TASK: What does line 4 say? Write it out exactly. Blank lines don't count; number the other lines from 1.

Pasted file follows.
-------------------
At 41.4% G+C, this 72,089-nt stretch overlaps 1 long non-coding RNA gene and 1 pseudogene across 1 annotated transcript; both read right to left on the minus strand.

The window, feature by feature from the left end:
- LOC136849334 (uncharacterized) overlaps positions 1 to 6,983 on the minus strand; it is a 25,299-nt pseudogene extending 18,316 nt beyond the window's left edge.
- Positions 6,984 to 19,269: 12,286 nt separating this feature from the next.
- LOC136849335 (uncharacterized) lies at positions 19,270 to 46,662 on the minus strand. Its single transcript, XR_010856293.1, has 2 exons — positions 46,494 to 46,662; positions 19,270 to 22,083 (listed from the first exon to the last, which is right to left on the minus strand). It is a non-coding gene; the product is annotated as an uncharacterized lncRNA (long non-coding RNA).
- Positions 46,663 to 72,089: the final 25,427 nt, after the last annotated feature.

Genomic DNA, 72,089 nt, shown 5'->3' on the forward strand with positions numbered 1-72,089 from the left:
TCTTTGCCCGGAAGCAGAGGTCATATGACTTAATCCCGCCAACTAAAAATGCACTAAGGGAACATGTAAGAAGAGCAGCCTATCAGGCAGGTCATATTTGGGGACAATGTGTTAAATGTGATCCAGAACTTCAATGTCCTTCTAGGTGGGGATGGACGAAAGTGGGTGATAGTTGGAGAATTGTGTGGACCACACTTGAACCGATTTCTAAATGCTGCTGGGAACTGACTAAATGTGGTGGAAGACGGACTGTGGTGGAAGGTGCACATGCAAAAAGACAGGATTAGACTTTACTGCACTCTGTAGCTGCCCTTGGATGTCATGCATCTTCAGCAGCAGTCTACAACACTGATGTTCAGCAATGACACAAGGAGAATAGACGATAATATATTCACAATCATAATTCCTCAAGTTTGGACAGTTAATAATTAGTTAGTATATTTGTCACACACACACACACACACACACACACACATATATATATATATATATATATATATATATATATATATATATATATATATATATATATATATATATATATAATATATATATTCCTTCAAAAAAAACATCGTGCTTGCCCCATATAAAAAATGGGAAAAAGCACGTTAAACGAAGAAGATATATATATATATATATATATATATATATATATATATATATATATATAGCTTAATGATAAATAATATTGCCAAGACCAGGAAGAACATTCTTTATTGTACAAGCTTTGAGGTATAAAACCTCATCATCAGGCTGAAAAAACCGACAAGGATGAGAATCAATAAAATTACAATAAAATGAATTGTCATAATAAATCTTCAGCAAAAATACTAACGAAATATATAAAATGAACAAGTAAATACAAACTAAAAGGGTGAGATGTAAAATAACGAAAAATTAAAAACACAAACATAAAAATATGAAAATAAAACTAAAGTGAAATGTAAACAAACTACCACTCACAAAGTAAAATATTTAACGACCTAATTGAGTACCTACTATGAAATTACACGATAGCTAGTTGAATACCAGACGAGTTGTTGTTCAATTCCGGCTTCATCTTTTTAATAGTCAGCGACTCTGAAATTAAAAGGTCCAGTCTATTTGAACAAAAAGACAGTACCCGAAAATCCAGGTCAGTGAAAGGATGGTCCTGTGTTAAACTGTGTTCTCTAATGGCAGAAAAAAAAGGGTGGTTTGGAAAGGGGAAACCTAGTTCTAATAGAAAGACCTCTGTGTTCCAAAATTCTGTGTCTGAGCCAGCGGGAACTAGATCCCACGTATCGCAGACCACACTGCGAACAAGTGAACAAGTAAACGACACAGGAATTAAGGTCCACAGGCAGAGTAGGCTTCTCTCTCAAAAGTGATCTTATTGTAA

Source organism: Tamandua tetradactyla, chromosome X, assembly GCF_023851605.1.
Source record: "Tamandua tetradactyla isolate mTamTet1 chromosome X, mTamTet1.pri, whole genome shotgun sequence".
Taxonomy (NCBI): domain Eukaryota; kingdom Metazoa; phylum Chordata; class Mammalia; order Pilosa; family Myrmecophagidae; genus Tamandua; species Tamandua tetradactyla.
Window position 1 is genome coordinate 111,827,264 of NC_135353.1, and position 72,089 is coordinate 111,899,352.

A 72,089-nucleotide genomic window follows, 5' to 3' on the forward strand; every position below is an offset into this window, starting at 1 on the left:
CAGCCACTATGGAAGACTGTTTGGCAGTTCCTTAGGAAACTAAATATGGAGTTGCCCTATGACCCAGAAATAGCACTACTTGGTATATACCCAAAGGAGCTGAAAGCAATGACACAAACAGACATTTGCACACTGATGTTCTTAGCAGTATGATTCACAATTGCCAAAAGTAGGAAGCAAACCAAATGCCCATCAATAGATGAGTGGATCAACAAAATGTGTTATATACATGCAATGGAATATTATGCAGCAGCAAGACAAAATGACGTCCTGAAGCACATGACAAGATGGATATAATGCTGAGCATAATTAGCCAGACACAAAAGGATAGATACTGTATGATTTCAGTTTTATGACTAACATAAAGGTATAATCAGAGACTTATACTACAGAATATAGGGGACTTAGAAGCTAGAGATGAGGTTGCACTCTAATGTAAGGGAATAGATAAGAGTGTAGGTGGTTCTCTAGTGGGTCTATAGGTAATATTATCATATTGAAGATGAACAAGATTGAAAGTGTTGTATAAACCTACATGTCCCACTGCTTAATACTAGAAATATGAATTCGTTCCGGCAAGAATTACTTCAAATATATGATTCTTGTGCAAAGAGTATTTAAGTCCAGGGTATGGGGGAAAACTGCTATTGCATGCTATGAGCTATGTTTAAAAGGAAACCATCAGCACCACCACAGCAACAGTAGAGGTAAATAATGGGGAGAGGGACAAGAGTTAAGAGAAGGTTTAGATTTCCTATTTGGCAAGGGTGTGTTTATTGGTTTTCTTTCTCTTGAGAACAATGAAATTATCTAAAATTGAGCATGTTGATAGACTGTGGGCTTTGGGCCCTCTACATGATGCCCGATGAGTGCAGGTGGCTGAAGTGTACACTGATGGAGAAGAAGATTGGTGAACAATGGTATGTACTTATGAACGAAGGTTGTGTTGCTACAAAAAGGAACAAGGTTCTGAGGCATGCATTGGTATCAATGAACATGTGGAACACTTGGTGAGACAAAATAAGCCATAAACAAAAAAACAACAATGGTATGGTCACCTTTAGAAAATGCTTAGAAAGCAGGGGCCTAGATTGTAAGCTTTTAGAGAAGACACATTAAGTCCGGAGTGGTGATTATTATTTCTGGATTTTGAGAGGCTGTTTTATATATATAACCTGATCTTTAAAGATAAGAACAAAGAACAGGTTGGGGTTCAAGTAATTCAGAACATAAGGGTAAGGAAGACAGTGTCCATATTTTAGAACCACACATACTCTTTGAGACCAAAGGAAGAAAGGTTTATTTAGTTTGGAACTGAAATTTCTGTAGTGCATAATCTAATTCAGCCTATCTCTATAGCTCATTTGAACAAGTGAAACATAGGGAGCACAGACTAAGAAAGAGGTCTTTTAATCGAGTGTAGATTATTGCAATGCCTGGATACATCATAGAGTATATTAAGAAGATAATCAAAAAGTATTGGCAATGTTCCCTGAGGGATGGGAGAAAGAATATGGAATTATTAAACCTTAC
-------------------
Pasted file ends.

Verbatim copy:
- Positions 6,984 to 19,269: 12,286 nt separating this feature from the next.